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Wednesday, June 15, 2011


This week we came across a title where an improved lot in a Massachusetts city changed hands a half dozen times although the property was subject to a mortgage. The various deeds contained errors that would suggest that they were not prepared by attorneys, nor were title examinations performed. The outstanding mortgage was granted by a prior owner to a strangely described mortgagee. The names have been changed to protect the innocent, but it reads: “…grants to Jose Important, Trustee of Happy Financial Credit Counseling, Inc (By its actual President Billy McGee) of 100 Main Street, Big City, [wrong county], Massachusetts.”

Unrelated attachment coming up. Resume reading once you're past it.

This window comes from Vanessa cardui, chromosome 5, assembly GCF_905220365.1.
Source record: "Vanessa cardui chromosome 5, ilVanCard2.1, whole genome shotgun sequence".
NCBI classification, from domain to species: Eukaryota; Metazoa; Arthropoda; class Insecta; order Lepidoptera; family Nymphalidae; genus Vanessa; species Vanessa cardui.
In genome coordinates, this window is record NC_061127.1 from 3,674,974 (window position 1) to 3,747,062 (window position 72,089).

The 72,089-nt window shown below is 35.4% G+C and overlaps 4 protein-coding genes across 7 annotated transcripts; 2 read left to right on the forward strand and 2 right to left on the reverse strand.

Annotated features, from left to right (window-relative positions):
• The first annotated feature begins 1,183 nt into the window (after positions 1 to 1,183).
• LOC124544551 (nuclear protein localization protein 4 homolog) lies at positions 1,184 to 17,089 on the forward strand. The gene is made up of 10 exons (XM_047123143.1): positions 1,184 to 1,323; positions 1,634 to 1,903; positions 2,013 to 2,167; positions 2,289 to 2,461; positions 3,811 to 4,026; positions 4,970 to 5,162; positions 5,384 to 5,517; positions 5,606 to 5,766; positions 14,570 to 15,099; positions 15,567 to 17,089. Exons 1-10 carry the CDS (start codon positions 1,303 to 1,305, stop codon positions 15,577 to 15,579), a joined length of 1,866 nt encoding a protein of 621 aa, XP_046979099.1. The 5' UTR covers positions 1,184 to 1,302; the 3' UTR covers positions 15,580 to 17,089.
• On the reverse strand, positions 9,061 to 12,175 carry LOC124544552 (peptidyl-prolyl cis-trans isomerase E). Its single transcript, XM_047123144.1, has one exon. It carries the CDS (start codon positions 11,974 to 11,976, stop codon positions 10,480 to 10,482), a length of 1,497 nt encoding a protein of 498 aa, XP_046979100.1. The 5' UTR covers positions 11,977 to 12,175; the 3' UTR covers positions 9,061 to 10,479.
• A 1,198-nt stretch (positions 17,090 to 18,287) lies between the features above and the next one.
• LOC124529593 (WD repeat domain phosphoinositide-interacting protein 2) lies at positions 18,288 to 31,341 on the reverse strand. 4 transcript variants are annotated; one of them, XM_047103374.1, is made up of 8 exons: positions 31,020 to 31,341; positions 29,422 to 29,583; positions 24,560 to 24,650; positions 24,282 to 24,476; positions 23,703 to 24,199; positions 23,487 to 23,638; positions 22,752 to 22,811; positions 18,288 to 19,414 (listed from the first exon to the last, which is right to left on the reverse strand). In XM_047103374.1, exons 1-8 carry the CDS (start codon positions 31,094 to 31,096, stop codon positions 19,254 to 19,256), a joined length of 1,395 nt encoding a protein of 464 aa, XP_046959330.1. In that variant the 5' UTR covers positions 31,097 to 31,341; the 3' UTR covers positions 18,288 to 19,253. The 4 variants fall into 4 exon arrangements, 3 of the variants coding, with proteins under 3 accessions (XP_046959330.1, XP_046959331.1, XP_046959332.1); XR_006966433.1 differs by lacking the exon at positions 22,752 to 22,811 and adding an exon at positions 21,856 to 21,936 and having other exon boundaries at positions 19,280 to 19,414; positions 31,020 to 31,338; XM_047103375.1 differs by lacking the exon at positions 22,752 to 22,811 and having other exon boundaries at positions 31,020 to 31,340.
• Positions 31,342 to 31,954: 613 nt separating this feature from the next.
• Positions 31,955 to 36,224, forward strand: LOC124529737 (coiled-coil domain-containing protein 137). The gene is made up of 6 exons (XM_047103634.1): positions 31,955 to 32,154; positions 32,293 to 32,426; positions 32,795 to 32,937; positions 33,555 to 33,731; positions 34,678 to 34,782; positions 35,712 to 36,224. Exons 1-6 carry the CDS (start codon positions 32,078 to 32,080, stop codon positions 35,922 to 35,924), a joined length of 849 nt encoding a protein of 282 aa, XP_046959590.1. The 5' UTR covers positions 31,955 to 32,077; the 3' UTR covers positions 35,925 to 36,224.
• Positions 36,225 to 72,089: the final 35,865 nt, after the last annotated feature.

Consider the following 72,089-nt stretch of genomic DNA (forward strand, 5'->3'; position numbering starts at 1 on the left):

There is no record of the corporation. There is no such party at that address. There are no other documents at the registry of deeds to or from similar names. Google tells us that Billy McGee is an alias for Jose Important, but short of hiring a private investigator, we have found neither of them.
The date of execution of the mortgage is 4 months prior to the date of the acknowledgement, and the mortgage was recorded 10 months after that.
We have requested that Seller’s counsel find the mortgagee and obtain a discharge. We have to give some thought to the form of the discharge because of the contradictory terms used in the name of the mortgagee, including a non-existent corporation and a vague reference to a trust. We have concluded that problems like this arise when people try to save a few dollars in attorney’s fees.

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